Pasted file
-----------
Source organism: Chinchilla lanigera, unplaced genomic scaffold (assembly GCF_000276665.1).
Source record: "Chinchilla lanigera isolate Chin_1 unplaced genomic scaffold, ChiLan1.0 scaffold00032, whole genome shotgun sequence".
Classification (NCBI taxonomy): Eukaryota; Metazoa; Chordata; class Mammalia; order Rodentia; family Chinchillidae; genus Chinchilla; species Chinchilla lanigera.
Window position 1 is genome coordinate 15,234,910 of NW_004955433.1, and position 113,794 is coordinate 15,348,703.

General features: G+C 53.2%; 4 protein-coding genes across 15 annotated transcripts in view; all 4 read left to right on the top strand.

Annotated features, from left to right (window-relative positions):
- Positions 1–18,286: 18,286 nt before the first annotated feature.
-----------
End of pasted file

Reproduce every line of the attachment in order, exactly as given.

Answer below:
Source organism: Chinchilla lanigera, unplaced genomic scaffold (assembly GCF_000276665.1).
Source record: "Chinchilla lanigera isolate Chin_1 unplaced genomic scaffold, ChiLan1.0 scaffold00032, whole genome shotgun sequence".
Classification (NCBI taxonomy): Eukaryota; Metazoa; Chordata; class Mammalia; order Rodentia; family Chinchillidae; genus Chinchilla; species Chinchilla lanigera.
Window position 1 is genome coordinate 15,234,910 of NW_004955433.1, and position 113,794 is coordinate 15,348,703.

General features: G+C 53.2%; 4 protein-coding genes across 15 annotated transcripts in view; all 4 read left to right on the top strand.

Annotated features, from left to right (window-relative positions):
- Positions 1–18,286: 18,286 nt before the first annotated feature.